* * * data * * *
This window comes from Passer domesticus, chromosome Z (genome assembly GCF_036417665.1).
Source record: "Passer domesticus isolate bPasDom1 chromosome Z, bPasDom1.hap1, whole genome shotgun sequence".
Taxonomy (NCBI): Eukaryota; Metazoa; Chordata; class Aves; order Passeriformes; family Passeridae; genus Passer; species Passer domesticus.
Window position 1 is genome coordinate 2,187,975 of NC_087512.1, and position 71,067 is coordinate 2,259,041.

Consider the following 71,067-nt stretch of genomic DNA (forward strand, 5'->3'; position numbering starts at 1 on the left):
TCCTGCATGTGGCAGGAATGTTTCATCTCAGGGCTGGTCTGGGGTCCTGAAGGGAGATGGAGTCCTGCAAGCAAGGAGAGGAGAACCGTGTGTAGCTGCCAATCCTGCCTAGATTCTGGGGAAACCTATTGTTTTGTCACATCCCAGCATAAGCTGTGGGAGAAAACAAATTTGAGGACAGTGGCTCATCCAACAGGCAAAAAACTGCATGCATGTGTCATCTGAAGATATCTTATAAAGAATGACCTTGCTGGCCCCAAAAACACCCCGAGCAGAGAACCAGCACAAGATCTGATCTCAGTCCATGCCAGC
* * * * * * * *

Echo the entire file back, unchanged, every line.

This window comes from Passer domesticus, chromosome Z (genome assembly GCF_036417665.1).
Source record: "Passer domesticus isolate bPasDom1 chromosome Z, bPasDom1.hap1, whole genome shotgun sequence".
Taxonomy (NCBI): Eukaryota; Metazoa; Chordata; class Aves; order Passeriformes; family Passeridae; genus Passer; species Passer domesticus.
Window position 1 is genome coordinate 2,187,975 of NC_087512.1, and position 71,067 is coordinate 2,259,041.

Consider the following 71,067-nt stretch of genomic DNA (forward strand, 5'->3'; position numbering starts at 1 on the left):
TCCTGCATGTGGCAGGAATGTTTCATCTCAGGGCTGGTCTGGGGTCCTGAAGGGAGATGGAGTCCTGCAAGCAAGGAGAGGAGAACCGTGTGTAGCTGCCAATCCTGCCTAGATTCTGGGGAAACCTATTGTTTTGTCACATCCCAGCATAAGCTGTGGGAGAAAACAAATTTGAGGACAGTGGCTCATCCAACAGGCAAAAAACTGCATGCATGTGTCATCTGAAGATATCTTATAAAGAATGACCTTGCTGGCCCCAAAAACACCCCGAGCAGAGAACCAGCACAAGATCTGATCTCAGTCCATGCCAGC